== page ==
Russia's Agriculture Minister Alexander Tkachyov has thrown his agency's weight behind a proposal to imprison those bringing banned foods illegally into the country, making them liable to the same penalties as those who smuggle drugs or weapons.
“Why not?” Tkachyov told state-owned Rossiya 24 television in a broadcast Sunday afternoon. “Everywhere in the world, contraband [smugglers] are treated harshly, so if you have broken the rules, you will banned from entering the country for decades.”
“How could it be otherwise? We are protecting our people,” he said.
So far, food smugglers – those who violate Russia's embargo on Western food imports, which Moscow implemented in response to sanctions imposed for its role in the Ukraine crisis – only face administrative charges, such as fines, according to news reports.
But Russia's Federal Customs Service published a draft bill last week suggesting that banned foreign foods be listed as “strategically important” — a label so far reserved for radioactive materials, poison, armaments and explosives. The re-classification would allow authorities to bring criminal charges, with prison terms of up to seven years, against individuals and companies involved in smuggling.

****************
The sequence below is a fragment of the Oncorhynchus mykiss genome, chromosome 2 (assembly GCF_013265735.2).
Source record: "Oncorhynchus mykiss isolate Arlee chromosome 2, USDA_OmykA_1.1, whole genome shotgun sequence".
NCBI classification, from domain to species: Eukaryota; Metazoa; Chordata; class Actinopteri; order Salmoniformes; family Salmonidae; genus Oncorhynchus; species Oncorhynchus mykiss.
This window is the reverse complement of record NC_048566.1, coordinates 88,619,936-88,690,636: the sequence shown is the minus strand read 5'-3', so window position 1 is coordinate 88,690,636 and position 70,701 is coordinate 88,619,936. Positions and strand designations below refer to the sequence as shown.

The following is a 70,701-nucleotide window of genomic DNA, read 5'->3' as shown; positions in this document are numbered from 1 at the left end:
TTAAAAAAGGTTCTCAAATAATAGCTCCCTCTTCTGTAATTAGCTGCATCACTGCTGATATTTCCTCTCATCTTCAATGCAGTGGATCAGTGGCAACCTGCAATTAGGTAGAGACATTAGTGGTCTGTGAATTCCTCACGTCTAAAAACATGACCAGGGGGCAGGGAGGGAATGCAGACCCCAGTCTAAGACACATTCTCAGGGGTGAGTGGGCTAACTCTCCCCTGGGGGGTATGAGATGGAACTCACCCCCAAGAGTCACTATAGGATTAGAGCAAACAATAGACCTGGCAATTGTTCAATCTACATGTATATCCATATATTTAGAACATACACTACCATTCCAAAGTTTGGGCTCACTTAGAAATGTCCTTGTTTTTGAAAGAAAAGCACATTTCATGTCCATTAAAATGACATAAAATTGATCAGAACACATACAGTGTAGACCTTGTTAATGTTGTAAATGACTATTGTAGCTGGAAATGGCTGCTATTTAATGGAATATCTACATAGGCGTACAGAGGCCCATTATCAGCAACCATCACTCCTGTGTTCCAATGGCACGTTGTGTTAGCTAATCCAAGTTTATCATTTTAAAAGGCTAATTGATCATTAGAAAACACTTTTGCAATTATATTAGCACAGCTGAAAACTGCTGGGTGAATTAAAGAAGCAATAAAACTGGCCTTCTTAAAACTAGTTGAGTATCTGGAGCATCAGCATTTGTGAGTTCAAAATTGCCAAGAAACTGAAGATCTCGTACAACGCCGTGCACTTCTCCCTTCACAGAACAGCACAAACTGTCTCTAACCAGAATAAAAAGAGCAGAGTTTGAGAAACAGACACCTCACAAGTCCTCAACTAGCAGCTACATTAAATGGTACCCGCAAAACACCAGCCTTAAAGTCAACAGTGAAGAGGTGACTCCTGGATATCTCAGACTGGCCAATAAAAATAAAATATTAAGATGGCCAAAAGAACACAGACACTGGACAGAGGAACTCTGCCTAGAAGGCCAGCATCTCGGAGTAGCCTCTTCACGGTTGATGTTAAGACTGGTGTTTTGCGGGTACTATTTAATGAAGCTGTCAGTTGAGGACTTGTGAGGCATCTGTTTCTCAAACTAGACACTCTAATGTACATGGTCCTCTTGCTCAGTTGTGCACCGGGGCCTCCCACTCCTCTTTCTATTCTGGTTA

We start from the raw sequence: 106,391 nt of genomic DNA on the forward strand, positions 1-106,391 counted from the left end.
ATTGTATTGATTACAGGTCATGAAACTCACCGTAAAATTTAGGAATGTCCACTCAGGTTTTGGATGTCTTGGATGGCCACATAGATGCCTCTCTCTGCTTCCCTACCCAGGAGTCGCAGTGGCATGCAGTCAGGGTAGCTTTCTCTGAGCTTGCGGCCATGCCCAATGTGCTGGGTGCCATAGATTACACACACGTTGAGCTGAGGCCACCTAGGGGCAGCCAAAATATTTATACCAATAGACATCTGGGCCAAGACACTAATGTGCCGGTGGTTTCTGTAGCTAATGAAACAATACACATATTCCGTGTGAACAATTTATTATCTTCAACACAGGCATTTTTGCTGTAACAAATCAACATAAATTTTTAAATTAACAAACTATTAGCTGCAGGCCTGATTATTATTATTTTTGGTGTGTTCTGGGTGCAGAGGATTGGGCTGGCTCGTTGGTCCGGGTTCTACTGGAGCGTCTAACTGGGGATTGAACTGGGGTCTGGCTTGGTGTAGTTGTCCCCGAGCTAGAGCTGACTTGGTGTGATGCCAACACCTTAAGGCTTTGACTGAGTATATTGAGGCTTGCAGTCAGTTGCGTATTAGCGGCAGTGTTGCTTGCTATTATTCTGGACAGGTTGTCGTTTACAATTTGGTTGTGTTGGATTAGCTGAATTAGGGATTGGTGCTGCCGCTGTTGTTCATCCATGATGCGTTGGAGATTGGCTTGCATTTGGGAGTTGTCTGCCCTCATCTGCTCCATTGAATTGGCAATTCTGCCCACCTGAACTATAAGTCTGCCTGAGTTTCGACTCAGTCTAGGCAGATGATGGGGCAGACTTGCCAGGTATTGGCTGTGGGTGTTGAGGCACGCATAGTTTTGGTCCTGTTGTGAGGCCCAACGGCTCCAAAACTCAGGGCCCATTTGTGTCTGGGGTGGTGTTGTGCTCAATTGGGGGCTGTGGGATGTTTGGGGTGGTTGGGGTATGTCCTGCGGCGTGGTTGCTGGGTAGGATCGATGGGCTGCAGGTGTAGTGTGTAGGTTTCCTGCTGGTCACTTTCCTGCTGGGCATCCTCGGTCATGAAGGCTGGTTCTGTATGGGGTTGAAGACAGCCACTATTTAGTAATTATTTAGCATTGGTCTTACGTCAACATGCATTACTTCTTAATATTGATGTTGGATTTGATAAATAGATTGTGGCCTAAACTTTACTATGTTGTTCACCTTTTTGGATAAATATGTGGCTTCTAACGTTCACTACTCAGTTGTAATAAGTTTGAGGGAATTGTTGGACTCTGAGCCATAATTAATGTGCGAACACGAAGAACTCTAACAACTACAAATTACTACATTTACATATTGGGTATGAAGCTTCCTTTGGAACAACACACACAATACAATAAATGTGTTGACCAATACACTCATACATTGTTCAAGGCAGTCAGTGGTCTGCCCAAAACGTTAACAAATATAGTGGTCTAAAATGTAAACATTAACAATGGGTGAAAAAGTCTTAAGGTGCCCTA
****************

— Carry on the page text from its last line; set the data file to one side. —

Tkachyov was the minister who initially proposed destroying banned food imports seized at the border — a controversial measure that went into effect Aug. 6.
The government has remained determined in its drive to destroy banned food imports since then, ignoring calls to hand out the food to Russians impoverished by the economic crisis.
Hundreds of tons of fruit, cheese, meat and other products have been steamrolled, covered in bleach or burnt at the Russian border.